Jupyter Notebook PyCharm Python

How to work with Jupyter Notebooks in PyCharm

If you are an aspiring data scientist today or someone in the field of Computer Science in general, it is impossible for you to not be a little familiar with Python. As this high level, general purpose programming language is rising in popularity, its strengths and impact are becoming more and more prominent. New developers want to delve into data analytics possible with Python’s elite data visualization and analysis tools.

Python is Significant in the World of Programming

According to a survey done by JetBrains, “Python is the primary language used by 84% of programmers who use Python. Furthermore, almost 58% of developers use Python for data analysis while 52% use it for web development. The use of Python for DevOps, machine learning, and web crawling or web scraping follow close behind along with a multitude of other uses.”

Python Developers Survey 2018 Results

PyCharm – a Cross-Platform IDE for Python Developers

In order to get the most out of Python, especially in terms of data analysis, it is important to find an integrated development environment that offers the most in terms of editing code and visualizing results. PyCharm is an IDE developed by JetBrains, the brains behind big development tools like PhpStorm.

The primary component of PyCharm, its code editor, offers intelligent context-based auto-completion of code, code suggestions, and code snippets. It allows programmers to create logical code blocks to separate program modules. The editor is efficient in identifying and highlighting errors as code is written. Code navigation has never been easier as PyCharm allows programmers to quickly jump to a particular snippet, object, or class in the source code. PyCharm also has tons of refactoring features which makes it easy for developers to make organized changes. Support for web technologies like HTML, CSS, JavaScript, and more combined with PyCharm’s live edit and view webpage environment makes it a powerful tool for web development in Python.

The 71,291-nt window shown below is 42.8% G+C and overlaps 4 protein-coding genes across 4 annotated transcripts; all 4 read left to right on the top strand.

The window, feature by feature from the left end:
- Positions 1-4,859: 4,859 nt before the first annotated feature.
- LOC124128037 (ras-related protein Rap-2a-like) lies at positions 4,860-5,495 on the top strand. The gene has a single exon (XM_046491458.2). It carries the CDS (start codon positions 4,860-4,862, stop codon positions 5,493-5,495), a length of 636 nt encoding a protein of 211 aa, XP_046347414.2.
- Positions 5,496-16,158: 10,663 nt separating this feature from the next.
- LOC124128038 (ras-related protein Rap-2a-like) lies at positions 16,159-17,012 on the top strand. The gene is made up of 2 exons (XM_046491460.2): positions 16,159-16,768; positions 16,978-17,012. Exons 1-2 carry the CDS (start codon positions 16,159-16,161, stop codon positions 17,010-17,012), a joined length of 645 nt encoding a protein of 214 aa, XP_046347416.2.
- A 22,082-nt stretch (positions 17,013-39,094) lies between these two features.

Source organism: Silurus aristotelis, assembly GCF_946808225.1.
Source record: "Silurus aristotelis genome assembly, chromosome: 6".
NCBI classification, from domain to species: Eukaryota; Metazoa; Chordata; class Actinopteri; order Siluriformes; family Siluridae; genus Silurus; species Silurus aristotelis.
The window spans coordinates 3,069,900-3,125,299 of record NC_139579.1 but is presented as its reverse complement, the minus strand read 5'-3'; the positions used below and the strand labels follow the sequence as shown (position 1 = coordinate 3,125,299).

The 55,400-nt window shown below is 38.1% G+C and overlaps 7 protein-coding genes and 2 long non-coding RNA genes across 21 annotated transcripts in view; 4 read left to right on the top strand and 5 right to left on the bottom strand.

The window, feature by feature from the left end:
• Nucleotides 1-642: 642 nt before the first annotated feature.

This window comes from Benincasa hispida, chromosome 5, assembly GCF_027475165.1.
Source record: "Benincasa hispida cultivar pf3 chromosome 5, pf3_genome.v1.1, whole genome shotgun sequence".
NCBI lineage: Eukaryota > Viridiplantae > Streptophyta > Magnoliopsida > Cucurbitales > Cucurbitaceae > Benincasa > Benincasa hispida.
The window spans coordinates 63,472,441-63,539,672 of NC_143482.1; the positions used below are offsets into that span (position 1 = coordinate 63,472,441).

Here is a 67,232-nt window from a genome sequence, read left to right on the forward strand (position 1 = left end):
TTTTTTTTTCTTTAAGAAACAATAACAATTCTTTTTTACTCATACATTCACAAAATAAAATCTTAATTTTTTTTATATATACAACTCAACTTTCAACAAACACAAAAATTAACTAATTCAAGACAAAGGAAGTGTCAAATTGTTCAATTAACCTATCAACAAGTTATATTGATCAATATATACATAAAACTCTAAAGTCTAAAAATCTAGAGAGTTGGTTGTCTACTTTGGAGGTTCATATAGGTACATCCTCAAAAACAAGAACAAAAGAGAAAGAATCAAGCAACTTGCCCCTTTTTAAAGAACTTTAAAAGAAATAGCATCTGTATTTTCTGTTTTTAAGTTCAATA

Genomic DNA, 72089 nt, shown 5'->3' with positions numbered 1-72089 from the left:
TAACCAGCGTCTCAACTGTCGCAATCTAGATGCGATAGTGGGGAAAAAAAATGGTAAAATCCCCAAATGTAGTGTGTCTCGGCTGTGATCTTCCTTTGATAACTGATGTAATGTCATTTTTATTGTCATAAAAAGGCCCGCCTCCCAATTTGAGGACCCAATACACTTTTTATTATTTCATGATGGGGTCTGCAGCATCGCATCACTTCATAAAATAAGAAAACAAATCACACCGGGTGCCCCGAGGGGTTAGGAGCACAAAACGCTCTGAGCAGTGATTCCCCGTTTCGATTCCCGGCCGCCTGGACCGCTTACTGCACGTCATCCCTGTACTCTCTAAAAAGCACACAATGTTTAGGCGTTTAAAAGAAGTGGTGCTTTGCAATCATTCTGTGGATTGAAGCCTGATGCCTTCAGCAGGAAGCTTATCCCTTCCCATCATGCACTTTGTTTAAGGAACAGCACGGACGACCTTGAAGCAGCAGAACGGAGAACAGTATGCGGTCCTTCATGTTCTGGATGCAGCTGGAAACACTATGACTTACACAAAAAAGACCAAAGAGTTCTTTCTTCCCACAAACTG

“Literate Programming” with Jupyter Notebook

Another IDE that comes into play when talking about Python is Jupyter Notebook, formerly known as IPython Notebook. Jupyter Notebook is especially important in giving shape to what Donald Knuth, a computer scientist from Stanford, famously called “literate programming”. Literate programming is a standard form of programming that focuses on the human readability of code. It allows programmers to give shape to the logical units of their code, the meaning of those code units, and their results. Compiled, a notebook presents code as a complete and understandable thought process and its technological manifestation.